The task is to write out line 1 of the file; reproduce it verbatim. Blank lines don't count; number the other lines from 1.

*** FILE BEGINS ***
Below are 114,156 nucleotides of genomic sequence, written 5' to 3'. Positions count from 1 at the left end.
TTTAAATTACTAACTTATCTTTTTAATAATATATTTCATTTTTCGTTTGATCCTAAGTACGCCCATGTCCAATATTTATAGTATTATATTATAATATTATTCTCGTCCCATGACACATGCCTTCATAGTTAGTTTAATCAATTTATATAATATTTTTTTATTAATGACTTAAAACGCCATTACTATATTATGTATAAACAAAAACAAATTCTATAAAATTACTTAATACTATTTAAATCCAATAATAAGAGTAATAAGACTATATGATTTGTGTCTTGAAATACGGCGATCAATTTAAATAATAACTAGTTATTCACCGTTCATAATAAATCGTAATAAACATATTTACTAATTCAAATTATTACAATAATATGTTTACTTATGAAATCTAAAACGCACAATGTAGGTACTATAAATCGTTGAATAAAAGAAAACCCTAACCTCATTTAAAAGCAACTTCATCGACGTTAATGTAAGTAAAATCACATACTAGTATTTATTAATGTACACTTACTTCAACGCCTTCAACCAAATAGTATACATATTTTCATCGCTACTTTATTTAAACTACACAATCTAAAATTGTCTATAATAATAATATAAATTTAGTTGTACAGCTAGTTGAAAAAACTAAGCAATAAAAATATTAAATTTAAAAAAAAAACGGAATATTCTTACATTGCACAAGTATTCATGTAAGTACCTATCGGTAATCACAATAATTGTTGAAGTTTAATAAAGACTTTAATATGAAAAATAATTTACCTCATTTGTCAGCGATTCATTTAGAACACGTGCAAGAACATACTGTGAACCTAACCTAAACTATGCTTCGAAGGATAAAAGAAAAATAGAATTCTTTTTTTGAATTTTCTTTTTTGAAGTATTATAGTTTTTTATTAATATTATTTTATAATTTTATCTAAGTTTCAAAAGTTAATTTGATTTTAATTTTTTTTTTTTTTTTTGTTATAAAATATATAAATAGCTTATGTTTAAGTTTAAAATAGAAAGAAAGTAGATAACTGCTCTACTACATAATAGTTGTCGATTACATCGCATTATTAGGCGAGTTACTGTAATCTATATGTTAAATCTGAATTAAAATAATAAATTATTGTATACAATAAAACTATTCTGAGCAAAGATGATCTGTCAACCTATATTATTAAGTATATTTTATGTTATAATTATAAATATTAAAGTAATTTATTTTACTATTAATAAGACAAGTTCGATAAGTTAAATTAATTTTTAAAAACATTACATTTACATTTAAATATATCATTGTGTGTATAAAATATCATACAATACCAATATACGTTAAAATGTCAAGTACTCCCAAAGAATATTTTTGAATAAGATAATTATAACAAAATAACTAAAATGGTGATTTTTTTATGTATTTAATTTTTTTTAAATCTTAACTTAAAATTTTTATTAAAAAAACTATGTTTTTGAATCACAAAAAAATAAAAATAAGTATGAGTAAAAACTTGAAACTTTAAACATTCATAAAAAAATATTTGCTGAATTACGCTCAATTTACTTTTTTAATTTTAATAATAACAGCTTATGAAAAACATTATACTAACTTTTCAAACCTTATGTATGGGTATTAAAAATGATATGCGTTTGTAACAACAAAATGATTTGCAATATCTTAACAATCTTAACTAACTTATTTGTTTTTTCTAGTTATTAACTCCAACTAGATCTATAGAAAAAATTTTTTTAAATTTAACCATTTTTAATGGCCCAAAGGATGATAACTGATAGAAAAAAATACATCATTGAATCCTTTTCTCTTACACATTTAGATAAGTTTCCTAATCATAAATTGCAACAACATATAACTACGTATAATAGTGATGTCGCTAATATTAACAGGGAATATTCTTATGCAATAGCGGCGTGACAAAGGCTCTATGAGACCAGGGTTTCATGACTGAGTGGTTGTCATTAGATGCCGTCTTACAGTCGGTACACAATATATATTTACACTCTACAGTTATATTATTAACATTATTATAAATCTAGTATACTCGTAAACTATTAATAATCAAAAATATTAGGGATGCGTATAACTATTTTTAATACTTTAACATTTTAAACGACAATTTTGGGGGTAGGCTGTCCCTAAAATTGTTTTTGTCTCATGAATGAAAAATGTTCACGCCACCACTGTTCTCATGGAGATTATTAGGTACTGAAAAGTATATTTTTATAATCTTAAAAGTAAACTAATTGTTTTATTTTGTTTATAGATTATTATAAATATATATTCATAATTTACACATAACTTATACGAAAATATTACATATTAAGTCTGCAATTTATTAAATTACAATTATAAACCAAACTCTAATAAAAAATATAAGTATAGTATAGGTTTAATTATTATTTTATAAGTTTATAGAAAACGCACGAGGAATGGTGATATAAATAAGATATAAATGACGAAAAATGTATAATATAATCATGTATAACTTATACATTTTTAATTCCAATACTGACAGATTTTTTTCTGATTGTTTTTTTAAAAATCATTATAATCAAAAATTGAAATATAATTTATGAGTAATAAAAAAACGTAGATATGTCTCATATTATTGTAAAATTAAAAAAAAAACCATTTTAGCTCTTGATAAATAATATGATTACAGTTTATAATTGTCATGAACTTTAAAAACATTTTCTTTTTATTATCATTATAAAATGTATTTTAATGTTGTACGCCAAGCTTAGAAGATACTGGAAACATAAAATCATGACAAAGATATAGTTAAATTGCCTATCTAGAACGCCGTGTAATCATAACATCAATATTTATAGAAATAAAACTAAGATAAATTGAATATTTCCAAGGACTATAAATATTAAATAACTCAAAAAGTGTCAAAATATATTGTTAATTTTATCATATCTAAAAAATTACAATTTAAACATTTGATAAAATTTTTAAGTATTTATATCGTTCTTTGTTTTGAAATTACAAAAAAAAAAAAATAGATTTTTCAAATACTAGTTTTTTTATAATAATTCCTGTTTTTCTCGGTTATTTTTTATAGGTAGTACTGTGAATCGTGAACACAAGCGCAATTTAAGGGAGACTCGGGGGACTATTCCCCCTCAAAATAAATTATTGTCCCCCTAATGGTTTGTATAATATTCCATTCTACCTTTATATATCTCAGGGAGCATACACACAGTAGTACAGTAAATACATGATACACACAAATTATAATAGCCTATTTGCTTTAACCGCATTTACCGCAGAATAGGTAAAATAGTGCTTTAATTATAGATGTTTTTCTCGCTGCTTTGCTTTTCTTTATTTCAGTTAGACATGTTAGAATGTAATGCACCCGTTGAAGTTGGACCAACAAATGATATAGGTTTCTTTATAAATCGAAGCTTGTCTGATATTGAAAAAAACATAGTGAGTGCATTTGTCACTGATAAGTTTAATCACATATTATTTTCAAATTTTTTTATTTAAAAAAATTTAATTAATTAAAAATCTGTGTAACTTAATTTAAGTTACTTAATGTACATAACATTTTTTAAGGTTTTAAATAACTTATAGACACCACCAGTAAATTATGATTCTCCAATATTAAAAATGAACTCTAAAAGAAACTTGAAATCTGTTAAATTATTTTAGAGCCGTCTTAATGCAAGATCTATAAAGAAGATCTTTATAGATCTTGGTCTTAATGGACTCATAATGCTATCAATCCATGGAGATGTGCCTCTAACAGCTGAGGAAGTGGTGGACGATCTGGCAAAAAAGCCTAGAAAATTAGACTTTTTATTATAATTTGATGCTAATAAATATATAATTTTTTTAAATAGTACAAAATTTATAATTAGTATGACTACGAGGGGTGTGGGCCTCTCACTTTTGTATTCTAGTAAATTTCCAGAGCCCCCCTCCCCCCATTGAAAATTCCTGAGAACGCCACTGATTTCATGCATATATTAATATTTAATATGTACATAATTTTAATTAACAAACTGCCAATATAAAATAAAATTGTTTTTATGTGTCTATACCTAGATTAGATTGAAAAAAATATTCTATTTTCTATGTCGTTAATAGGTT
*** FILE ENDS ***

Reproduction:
Below are 114,156 nucleotides of genomic sequence, written 5' to 3'. Positions count from 1 at the left end.